Dissatisfied customers of Marks and Spencer's can get their money back. But what about the unhappy user of a public service? Now that councils, health authorities and the Government have recognised the public as customer, should we be entitled to cash refunds if they fail to deliver the services we believe we have paid for?

ART / About town: Last rounds of the regeneration game: Dalya Alberge goes art-spotting with the judges of this year's 'Working for Cities' competition

MOST of the entry forms to this year's Arts Council public art competition were accompanied by blurred photographs without captions and descriptions in illegible scrawls. How did the artists and architects who submitted them expect anyone to visualize the works, let alone to take them seriously?

No song like an old song - thank goodness

I GREW up in the Thirties and Forties and my one regret is that we had such awful songs while a later generation had such wonderful ones ('Last refrain of a tuneless age', 21 February). We had to put up with chirpy 'novelty' numbers like 'Elmer's Tune' or dreadful songs with moonlight in the title - 'Moonlight Becomes You', 'Moonlight Serenade'. Artie Shaw playing 'Moonlight Cocktail' must count as some sort of nadir.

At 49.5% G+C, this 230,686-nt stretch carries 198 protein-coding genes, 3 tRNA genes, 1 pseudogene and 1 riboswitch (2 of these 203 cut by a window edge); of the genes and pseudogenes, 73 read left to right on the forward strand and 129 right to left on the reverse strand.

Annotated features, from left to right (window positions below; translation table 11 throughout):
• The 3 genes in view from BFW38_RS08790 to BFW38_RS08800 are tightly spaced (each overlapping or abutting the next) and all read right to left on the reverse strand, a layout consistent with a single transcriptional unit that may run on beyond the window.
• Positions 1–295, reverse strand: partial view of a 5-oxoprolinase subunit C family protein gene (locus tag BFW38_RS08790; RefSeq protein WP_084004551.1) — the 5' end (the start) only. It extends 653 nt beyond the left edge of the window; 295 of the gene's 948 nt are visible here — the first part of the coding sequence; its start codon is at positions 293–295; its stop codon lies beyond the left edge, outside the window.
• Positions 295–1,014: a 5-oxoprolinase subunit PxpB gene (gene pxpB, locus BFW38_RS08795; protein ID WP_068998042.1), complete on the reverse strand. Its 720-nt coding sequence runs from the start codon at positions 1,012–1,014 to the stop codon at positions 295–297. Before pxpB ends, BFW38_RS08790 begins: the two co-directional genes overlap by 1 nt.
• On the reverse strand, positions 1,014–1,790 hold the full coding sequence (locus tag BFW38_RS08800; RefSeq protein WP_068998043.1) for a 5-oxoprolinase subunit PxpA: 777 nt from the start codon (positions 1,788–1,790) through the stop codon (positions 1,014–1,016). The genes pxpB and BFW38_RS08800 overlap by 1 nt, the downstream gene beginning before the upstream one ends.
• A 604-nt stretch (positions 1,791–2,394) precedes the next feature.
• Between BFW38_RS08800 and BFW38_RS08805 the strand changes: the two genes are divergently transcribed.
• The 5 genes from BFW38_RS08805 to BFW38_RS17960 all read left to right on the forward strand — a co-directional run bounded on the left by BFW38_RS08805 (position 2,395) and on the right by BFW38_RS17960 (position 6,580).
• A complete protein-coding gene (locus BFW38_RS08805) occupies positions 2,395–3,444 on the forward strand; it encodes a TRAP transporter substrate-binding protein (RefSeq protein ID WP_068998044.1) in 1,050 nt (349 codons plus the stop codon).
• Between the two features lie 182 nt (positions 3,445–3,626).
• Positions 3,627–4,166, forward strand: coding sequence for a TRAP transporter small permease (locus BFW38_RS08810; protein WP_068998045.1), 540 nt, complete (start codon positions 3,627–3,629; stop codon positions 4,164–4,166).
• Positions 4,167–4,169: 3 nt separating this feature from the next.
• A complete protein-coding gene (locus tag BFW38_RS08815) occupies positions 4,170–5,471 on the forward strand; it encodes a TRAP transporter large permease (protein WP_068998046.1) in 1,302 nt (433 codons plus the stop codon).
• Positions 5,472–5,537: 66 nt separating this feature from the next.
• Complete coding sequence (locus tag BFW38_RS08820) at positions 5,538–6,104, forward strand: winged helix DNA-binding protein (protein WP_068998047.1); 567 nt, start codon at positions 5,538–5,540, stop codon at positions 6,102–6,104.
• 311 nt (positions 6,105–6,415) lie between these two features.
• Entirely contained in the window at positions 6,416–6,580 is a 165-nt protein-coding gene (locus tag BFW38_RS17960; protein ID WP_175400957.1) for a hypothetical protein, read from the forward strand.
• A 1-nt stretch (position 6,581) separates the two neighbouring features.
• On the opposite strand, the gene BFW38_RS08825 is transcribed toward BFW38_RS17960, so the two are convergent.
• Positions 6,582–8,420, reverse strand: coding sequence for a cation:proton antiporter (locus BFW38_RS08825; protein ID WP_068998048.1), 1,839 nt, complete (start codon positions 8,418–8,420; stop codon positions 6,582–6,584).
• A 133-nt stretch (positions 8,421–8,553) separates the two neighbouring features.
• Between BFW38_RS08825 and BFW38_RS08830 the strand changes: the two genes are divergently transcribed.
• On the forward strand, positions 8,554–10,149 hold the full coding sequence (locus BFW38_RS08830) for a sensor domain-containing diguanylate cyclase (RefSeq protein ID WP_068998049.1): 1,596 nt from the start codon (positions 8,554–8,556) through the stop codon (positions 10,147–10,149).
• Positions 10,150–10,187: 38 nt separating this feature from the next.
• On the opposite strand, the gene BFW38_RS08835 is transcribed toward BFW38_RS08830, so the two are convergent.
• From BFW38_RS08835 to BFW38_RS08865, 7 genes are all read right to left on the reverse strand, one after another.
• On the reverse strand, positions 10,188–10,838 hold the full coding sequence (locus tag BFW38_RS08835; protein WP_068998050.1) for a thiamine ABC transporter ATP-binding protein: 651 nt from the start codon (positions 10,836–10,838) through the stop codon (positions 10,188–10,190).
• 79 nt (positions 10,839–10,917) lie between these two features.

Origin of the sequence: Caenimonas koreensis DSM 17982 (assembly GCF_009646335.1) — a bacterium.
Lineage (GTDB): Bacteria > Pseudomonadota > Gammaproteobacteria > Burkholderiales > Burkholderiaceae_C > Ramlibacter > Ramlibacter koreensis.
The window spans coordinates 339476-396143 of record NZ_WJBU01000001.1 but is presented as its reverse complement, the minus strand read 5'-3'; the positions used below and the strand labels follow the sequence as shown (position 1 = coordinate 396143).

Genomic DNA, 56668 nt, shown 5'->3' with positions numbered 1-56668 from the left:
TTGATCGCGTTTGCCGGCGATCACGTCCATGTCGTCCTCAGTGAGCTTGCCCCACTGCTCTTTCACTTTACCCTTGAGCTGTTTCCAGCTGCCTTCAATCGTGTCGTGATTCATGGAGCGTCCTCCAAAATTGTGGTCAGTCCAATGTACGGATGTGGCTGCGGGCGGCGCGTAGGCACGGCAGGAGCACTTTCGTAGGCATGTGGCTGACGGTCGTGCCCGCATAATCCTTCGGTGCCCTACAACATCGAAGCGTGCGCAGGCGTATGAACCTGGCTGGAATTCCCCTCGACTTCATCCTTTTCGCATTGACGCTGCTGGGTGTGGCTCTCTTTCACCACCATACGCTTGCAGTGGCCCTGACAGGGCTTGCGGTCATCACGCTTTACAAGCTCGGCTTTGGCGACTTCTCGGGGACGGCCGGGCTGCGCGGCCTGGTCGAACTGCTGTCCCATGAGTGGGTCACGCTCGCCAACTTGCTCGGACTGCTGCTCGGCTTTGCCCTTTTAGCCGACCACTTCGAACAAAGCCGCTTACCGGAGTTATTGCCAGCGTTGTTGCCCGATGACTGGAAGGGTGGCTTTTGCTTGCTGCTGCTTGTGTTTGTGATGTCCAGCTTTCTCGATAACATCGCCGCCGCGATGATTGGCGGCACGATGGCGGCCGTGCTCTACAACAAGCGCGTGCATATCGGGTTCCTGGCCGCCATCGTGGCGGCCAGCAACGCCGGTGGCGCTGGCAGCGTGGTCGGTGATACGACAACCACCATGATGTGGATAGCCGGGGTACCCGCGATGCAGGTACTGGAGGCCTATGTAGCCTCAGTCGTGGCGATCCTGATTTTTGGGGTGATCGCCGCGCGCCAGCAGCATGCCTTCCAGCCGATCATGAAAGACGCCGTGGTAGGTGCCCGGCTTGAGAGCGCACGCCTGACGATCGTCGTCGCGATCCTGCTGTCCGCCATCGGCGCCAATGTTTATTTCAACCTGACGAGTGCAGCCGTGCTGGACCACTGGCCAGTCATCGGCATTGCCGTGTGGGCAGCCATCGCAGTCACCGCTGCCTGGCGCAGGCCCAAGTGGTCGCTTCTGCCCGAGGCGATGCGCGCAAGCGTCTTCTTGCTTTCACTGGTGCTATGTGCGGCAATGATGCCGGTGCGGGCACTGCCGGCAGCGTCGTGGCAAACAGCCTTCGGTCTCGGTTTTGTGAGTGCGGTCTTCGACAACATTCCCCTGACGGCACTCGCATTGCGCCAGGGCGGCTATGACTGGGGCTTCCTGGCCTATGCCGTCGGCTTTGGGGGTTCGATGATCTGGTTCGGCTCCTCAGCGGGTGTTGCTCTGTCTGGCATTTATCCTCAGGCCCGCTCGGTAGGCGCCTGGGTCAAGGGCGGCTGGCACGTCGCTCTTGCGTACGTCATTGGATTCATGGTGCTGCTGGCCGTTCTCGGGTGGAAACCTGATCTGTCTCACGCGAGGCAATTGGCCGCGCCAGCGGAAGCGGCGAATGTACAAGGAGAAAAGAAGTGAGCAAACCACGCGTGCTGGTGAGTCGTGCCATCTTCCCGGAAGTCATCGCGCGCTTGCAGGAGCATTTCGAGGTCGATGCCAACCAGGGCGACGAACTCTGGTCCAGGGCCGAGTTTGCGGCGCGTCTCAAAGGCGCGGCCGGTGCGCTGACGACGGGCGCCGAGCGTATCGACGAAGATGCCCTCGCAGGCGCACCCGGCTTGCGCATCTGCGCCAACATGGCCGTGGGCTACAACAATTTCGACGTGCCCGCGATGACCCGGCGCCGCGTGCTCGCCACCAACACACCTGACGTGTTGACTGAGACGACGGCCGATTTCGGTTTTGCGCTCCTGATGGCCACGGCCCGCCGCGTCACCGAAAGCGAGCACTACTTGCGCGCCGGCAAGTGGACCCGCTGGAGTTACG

Gardening / Cuttings: Seeds of hope with parsnips

A MR CUNLIFFE of Sutton Coldfield writes with comforting words on the non-germination of parsnip seeds (Independent, 16 January). I was not the only one who suffered last year.

A revolutionary stalks Whitehall: William Waldegrave is part of a worldwide conspiracy that could transform citizens' lives. But first he must rout the bureaucrats

A quiet revolution is taking place in British government. It is part of a worldwide conspiracy led by little-known agitators, whose abstract, jargon-filled language hides their true purpose. But if the revolutionaries are successful then the lives of ordinary citizens will be changed for the better.

Food & Drink: Scone legends: Recipe